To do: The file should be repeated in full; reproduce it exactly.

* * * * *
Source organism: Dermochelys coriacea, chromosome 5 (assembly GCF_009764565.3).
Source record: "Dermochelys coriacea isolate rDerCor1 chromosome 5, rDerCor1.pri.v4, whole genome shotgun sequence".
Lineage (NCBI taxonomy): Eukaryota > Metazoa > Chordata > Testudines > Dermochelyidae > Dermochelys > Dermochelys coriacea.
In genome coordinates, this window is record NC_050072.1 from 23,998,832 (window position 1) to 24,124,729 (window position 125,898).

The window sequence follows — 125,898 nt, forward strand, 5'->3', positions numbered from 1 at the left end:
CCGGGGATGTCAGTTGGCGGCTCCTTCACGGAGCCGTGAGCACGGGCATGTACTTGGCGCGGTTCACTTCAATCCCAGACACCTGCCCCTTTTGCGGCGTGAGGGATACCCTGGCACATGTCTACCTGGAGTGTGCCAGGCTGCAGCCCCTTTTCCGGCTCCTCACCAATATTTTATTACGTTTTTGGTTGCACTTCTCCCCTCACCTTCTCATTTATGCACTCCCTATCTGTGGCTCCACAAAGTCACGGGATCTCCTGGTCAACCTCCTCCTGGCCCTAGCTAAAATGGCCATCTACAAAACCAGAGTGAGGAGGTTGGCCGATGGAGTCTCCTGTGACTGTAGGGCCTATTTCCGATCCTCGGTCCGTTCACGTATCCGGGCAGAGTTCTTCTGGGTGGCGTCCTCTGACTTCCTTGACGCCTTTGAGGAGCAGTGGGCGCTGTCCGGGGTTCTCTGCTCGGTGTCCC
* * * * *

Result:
Source organism: Dermochelys coriacea, chromosome 5 (assembly GCF_009764565.3).
Source record: "Dermochelys coriacea isolate rDerCor1 chromosome 5, rDerCor1.pri.v4, whole genome shotgun sequence".
Lineage (NCBI taxonomy): Eukaryota > Metazoa > Chordata > Testudines > Dermochelyidae > Dermochelys > Dermochelys coriacea.
In genome coordinates, this window is record NC_050072.1 from 23,998,832 (window position 1) to 24,124,729 (window position 125,898).

The window sequence follows — 125,898 nt, forward strand, 5'->3', positions numbered from 1 at the left end:
CCGGGGATGTCAGTTGGCGGCTCCTTCACGGAGCCGTGAGCACGGGCATGTACTTGGCGCGGTTCACTTCAATCCCAGACACCTGCCCCTTTTGCGGCGTGAGGGATACCCTGGCACATGTCTACCTGGAGTGTGCCAGGCTGCAGCCCCTTTTCCGGCTCCTCACCAATATTTTATTACGTTTTTGGTTGCACTTCTCCCCTCACCTTCTCATTTATGCACTCCCTATCTGTGGCTCCACAAAGTCACGGGATCTCCTGGTCAACCTCCTCCTGGCCCTAGCTAAAATGGCCATCTACAAAACCAGAGTGAGGAGGTTGGCCGATGGAGTCTCCTGTGACTGTAGGGCCTATTTCCGATCCTCGGTCCGTTCACGTATCCGGGCAGAGTTCTTCTGGGTGGCGTCCTCTGACTTCCTTGACGCCTTTGAGGAGCAGTGGGCGCTGTCCGGGGTTCTCTGCTCGGTGTCCC